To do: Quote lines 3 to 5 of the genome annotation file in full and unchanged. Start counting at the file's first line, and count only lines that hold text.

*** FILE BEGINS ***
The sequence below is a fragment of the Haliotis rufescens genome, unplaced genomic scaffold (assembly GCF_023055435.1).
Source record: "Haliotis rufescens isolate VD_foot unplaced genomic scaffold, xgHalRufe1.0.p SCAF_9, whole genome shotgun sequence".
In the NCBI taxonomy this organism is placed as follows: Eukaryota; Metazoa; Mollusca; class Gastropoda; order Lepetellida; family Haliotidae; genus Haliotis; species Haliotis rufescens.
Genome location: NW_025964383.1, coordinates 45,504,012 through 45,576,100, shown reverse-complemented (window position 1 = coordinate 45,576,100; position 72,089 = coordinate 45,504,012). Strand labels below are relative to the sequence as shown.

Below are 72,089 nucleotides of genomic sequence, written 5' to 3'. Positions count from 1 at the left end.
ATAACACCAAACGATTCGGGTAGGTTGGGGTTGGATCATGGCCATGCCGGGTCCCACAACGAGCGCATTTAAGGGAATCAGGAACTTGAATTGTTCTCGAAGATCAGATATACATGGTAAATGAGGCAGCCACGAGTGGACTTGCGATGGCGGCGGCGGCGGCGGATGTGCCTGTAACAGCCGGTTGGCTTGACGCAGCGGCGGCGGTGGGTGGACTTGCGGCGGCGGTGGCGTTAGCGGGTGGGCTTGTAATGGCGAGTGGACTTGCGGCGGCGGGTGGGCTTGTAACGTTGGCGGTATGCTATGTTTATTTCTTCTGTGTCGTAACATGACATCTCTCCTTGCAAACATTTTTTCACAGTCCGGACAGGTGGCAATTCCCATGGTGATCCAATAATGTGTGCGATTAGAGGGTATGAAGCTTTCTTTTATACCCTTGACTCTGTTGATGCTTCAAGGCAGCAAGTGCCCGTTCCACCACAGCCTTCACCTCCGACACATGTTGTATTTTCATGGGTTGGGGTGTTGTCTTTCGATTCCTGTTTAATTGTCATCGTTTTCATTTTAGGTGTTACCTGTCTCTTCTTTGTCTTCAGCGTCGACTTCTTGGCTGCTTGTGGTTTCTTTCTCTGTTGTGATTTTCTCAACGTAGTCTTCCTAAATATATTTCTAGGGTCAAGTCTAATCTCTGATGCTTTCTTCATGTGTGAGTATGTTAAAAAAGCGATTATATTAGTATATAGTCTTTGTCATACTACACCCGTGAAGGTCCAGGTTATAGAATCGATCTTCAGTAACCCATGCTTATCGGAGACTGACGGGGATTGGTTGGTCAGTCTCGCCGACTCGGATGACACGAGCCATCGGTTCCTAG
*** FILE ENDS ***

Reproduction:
In the NCBI taxonomy this organism is placed as follows: Eukaryota; Metazoa; Mollusca; class Gastropoda; order Lepetellida; family Haliotidae; genus Haliotis; species Haliotis rufescens.
Genome location: NW_025964383.1, coordinates 45,504,012 through 45,576,100, shown reverse-complemented (window position 1 = coordinate 45,576,100; position 72,089 = coordinate 45,504,012). Strand labels below are relative to the sequence as shown.

Below are 72,089 nucleotides of genomic sequence, written 5' to 3'. Positions count from 1 at the left end.